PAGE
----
I got up the next morning, did some writing and then went down to the hotel bar to see if someone there had a bus schedule. People were eating lunch. The bartender said I would have to take a bus south to Montrose and then catch one north to St. Cyrus. After my foot-dipping ritual, I would then have to catch a bus south to Montrose and sign out at the Park Hotel, marking the official end of the Challenge.
It was going to be a complicated afternoon. But I’d just walked 240 miles with a pack on my back, so who was I to complain?
I left my pack at the hotel–I was coming back for the night after the celebratory dinner–and went out to walk around Hillside until the bus arrived. There wasn’t much to see. As I stood at the hamlet’s main intersection, a car pulled up. A woman got out and asked if I wanted a ride to St. Cyrus. She and her male companion had been eating in the hotel bar and heard my inquiries.
I of course accepted.
It was a kind gesture at the right moment from April and Alan (yet another!) They dropped me off at the unmanned visitor center at the southern end of the St. Cyrus beach, a strand perhaps two miles long under cliffs 200 feet high.
I walked up the beach. It was a beautiful sunny day. A couple of people were running their dogs but it was mostly empty. Sticking out of the sand were the stubs of poles that once anchored nets that ran perpendicular to the beach into the ocean, driving salmon heading for the River North Esk into traps.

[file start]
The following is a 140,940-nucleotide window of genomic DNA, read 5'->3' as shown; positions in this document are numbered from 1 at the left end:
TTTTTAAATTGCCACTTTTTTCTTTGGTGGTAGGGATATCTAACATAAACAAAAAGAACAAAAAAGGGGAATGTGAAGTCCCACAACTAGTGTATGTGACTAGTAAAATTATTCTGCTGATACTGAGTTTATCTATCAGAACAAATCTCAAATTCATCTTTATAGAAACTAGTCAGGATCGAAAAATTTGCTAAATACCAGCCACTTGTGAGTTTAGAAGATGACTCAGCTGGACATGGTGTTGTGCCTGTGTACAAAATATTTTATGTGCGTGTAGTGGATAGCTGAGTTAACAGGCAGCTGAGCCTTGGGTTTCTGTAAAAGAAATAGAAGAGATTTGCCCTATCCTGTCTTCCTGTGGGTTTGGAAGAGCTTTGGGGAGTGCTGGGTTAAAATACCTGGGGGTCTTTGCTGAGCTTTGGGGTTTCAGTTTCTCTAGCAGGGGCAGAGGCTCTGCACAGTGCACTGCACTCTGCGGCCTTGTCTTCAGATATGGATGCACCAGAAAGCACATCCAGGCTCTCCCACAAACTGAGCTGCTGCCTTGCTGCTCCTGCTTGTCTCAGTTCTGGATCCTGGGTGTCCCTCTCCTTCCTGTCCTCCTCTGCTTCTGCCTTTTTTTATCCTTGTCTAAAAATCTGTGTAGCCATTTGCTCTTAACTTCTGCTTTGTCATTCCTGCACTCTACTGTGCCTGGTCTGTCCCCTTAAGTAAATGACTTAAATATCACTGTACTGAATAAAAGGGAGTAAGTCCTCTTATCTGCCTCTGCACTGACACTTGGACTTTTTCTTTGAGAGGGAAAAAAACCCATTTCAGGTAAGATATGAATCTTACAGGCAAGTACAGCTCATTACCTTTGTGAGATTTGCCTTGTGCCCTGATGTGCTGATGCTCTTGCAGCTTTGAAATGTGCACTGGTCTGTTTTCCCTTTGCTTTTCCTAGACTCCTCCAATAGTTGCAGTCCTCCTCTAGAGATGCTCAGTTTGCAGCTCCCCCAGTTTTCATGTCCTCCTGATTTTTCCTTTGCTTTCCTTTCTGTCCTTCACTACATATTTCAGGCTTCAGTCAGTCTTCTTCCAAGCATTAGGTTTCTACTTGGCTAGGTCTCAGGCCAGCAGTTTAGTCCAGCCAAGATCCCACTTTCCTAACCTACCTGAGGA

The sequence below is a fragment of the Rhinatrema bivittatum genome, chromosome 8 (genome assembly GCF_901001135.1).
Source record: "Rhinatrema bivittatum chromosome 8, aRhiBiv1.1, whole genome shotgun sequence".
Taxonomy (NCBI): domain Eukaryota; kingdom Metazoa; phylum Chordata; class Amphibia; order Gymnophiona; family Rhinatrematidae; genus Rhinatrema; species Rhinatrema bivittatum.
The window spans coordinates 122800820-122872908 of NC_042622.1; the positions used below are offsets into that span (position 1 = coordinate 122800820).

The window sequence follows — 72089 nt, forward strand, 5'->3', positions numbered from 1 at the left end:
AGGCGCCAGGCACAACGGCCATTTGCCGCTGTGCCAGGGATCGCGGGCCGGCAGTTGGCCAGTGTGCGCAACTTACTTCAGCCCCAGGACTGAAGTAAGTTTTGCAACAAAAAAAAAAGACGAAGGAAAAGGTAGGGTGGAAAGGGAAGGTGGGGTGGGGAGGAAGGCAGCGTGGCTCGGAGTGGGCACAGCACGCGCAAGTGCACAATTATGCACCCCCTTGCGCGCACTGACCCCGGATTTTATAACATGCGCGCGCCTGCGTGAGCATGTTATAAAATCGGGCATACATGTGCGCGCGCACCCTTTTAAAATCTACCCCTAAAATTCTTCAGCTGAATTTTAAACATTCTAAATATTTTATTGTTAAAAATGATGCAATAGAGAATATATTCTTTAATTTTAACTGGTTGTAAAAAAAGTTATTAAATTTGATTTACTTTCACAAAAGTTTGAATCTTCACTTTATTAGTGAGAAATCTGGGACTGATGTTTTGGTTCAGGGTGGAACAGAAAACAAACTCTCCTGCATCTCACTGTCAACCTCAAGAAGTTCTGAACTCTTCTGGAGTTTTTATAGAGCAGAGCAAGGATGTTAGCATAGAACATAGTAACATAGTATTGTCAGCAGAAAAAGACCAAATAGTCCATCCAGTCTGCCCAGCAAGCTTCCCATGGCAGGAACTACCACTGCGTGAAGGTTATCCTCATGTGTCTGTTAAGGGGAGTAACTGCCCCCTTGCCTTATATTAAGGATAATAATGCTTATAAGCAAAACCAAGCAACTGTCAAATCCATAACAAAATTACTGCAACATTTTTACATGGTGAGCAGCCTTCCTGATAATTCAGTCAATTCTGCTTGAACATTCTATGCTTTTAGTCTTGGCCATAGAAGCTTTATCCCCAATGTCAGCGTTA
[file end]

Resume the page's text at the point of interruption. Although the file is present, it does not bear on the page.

Every once in a while I came across the end of a rope, secured to its past somewhere under the sand, washing back and forth in the incoming tide.
The sun was warm and the sand was wide. I picked a place and took off my shoes and put my feet in the sea.
Congratulations, David! Yours is an amazing achievement. Not only have you succeeded on your first crossing, but you also managed it “solo”, and with – I’m guessing – very little previous exposure to this sort of back-packing trip. And what’s more, you found the time to compile a fantastic blog along the way. I’ve never sat down and read my way through a blog before; but I read this one – start to finish – on my return home, and learnt a lot about my fellow Challengers and why it is that we return year after year to put ourselves through it all again. The observations of a first timer, and especially one with a facility for story-telling, are refreshing and illuminating. Magnificent!
I’m only sorry that you couldn’t make it to the dinner on Thursday night. Many of the people you mention in the blog were there, hoping to see you, besides myself. You had clearly impressed and delighted them, when they had met up with you; and several were convinced that you’ll be back for another go. I do hope so, albeit with a lighter pack probably next time!
I’m hoping now that you will find the time, after a few days rest, to write the final chapter – a reflection on how it feels to have done what you’ve done. I know from my own experience that when it’s over and at last I come to a stop, the body finally protests, exhibiting a random series of aches and pains; but the mind rejoices for days and days, basking in the warm glow of achievement. I hope your aches and pains are few; but that your sense of achievement is off the scale. Well done Sir!
Wonderful tales. I hate for it to end. Can you go down and back?
nice work. You made it! I loved reading the blog. BTW, the house is all clean and ready to be soiled by the renters. E and M have a boat in their back yard and a mooring at the East End of Portland.
I, too, am a little sad the adventure is over. Thank you for taking us all along. What next?!
Wait, aren’t you going to swim home now? It’s just a wee bit further. C’mon, man up!
What a fantastic adventure. Thanks for taking us along – I enjoyed the vicarious exercise.
An amazing experience to say the least! I read it all in one sitting and am looking for more details of your adventures. We’ll keep on eye on the home-front.